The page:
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Sci Signal. 2010 Apr 20;3(118):ra30. doi: 10.1126/scisignal.2000723.

Systems pharmacology of arrhythmias.

Author information

  • 1Department of Pharmacology and Systems Therapeutics and Systems Biology Center New York, Mount Sinai School of Medicine, One Gustave L. Levy Place, Box 1215, New York, NY 10029, USA. Ravi.Iyengar@mssm.edu

Erratum in

  • Sci Signal. 2010;3(121):er5.

Abstract

Long QT syndrome (LQTS) is a congenital or drug-induced change in electrical activity of the heart that can lead to fatal arrhythmias. Mutations in 12 genes encoding ion channels and associated proteins are linked with congenital LQTS. With a computational systems biology approach, we found that gene products involved in LQTS formed a distinct functional neighborhood within the human interactome. Other diseases form similarly selective neighborhoods, and comparison of the LQTS neighborhood with other disease-centered neighborhoods suggested a molecular basis for associations between seemingly unrelated diseases that have increased risk of cardiac complications. By combining the LQTS neighborhood with published genome-wide association study data, we identified previously unknown single-nucleotide polymorphisms likely to affect the QT interval. We found that targets of U.S. Food and Drug Administration (FDA)-approved drugs that cause LQTS as an adverse event were enriched in the LQTS neighborhood. With the LQTS neighborhood as a classifier, we predicted drugs likely to have risks for QT effects and we validated these predictions with the FDA's Adverse Events Reporting System, illustrating how network analysis can enhance the detection of adverse drug effects associated with drugs in clinical use. Thus, the identification of disease-selective neighborhoods within the human interactome can be useful for predicting new gene variants involved in disease, explaining the complexity underlying adverse drug side effects, and predicting adverse event susceptibility for new drugs.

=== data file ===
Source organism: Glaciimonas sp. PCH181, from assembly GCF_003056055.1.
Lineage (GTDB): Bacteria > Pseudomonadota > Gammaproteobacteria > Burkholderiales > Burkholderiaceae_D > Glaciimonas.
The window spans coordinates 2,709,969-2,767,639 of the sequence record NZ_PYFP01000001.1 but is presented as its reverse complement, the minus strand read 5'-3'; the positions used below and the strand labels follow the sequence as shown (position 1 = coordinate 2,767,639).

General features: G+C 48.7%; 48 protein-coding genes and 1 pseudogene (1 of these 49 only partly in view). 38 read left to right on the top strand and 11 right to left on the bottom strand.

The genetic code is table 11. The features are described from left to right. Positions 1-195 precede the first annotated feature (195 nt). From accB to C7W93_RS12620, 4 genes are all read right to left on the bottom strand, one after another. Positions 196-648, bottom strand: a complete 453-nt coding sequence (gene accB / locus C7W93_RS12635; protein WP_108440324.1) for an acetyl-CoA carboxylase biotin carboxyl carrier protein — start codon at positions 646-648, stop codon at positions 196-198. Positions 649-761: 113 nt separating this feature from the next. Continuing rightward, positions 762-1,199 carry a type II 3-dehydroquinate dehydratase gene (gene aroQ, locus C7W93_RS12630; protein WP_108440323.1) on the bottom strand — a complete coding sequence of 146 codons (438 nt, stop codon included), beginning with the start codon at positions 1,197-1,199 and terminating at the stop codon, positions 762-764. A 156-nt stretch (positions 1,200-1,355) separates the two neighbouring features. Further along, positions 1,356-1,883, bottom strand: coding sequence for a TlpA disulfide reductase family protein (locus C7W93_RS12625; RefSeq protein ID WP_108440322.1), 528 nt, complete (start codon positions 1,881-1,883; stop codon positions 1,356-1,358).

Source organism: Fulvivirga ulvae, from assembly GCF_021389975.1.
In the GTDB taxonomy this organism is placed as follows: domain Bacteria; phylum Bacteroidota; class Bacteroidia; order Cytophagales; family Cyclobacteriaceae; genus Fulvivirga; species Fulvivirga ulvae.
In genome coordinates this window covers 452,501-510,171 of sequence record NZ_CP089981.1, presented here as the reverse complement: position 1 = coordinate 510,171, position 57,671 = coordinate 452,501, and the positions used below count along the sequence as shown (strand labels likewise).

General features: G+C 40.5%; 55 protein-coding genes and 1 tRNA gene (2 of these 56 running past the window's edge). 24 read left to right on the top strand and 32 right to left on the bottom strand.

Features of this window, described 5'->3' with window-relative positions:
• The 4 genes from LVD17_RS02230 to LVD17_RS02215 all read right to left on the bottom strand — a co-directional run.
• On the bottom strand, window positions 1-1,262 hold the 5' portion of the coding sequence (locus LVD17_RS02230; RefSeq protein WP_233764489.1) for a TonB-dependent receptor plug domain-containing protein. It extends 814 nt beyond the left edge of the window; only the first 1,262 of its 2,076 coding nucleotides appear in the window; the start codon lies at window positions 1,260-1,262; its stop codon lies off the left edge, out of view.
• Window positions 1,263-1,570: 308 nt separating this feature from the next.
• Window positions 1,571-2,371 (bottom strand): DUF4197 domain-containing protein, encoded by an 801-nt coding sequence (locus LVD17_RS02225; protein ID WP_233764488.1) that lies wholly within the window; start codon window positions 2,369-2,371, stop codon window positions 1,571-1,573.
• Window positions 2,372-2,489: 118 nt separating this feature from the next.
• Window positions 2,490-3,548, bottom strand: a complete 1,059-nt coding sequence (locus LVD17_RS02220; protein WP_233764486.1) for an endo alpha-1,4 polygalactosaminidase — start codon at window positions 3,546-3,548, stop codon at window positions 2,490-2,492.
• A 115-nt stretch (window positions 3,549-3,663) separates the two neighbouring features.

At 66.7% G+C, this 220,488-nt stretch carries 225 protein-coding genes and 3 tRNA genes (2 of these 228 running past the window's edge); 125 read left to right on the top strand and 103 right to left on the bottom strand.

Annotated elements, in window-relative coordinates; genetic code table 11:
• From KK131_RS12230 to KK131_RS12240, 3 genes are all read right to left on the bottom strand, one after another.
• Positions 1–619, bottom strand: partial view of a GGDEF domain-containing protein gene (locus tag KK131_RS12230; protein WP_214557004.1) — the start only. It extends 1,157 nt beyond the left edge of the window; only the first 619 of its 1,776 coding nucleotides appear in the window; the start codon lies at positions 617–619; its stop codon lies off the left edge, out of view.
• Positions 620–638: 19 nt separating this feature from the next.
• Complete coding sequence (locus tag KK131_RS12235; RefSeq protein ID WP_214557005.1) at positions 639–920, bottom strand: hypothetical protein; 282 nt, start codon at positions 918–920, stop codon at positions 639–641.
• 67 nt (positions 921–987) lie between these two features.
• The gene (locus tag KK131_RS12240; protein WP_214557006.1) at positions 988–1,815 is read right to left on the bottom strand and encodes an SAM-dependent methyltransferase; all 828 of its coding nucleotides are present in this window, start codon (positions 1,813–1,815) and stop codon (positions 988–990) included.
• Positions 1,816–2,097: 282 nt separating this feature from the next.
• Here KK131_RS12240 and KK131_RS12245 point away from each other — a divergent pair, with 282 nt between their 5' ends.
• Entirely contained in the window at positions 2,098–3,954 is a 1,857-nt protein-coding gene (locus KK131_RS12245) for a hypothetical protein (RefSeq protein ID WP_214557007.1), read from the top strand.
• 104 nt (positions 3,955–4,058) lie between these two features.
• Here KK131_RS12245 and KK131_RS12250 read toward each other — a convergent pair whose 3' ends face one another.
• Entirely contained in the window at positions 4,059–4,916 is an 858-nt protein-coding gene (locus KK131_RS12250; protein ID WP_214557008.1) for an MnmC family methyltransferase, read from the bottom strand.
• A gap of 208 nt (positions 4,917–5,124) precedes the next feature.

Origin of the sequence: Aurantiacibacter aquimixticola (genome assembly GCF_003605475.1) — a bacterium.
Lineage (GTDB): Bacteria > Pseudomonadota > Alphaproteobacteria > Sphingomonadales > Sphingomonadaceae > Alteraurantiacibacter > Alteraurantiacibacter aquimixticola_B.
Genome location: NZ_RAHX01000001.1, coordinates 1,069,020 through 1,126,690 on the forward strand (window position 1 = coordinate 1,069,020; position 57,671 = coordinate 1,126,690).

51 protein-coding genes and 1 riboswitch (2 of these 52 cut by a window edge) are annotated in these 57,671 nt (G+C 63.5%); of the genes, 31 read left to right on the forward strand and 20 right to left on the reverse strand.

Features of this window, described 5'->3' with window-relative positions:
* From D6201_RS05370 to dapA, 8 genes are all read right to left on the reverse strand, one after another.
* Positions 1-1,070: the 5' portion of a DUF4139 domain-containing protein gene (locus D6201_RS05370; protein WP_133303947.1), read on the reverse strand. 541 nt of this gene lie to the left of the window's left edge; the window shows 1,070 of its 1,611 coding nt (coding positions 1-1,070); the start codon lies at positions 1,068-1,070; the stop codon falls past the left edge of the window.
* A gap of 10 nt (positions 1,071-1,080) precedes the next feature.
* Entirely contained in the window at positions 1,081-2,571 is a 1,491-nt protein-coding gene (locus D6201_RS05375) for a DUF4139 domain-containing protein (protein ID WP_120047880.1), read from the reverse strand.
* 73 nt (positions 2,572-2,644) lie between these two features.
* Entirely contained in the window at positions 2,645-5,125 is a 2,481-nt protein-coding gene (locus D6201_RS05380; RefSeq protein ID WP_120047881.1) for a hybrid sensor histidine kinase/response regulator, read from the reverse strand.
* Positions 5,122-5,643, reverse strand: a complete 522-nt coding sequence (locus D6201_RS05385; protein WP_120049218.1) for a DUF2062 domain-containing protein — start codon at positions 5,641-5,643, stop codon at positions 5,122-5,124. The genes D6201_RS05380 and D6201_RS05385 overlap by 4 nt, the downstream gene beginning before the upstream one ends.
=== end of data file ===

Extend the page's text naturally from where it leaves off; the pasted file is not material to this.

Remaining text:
PMID:
20407125
[PubMed - indexed for MEDLINE]
PMCID:
PMC3068558
Free PMC Article
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